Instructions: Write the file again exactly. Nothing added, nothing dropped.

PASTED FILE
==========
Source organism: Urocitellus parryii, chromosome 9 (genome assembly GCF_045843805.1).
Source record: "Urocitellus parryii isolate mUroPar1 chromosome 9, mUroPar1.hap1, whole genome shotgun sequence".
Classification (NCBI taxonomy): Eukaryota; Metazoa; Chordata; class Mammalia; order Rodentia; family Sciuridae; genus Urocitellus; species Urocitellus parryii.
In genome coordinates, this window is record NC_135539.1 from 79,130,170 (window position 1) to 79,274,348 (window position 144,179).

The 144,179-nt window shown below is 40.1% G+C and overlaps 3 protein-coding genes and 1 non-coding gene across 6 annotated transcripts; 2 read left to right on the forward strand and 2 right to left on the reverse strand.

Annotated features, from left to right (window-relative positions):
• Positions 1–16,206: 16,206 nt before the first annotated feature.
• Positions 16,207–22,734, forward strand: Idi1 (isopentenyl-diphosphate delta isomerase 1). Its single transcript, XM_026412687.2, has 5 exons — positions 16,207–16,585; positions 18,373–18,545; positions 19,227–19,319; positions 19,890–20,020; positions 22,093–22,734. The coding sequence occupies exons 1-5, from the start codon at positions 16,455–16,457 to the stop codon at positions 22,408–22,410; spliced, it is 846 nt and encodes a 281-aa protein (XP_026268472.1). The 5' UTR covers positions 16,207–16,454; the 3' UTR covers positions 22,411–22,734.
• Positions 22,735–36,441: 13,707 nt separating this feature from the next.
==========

Source organism: Urocitellus parryii, chromosome 9 (genome assembly GCF_045843805.1).
Source record: "Urocitellus parryii isolate mUroPar1 chromosome 9, mUroPar1.hap1, whole genome shotgun sequence".
Classification (NCBI taxonomy): Eukaryota; Metazoa; Chordata; class Mammalia; order Rodentia; family Sciuridae; genus Urocitellus; species Urocitellus parryii.
In genome coordinates, this window is record NC_135539.1 from 79,130,170 (window position 1) to 79,274,348 (window position 144,179).

The 144,179-nt window shown below is 40.1% G+C and overlaps 3 protein-coding genes and 1 non-coding gene across 6 annotated transcripts; 2 read left to right on the forward strand and 2 right to left on the reverse strand.

Annotated features, from left to right (window-relative positions):
• Positions 1–16,206: 16,206 nt before the first annotated feature.
• Positions 16,207–22,734, forward strand: Idi1 (isopentenyl-diphosphate delta isomerase 1). Its single transcript, XM_026412687.2, has 5 exons — positions 16,207–16,585; positions 18,373–18,545; positions 19,227–19,319; positions 19,890–20,020; positions 22,093–22,734. The coding sequence occupies exons 1-5, from the start codon at positions 16,455–16,457 to the stop codon at positions 22,408–22,410; spliced, it is 846 nt and encodes a 281-aa protein (XP_026268472.1). The 5' UTR covers positions 16,207–16,454; the 3' UTR covers positions 22,411–22,734.
• Positions 22,735–36,441: 13,707 nt separating this feature from the next.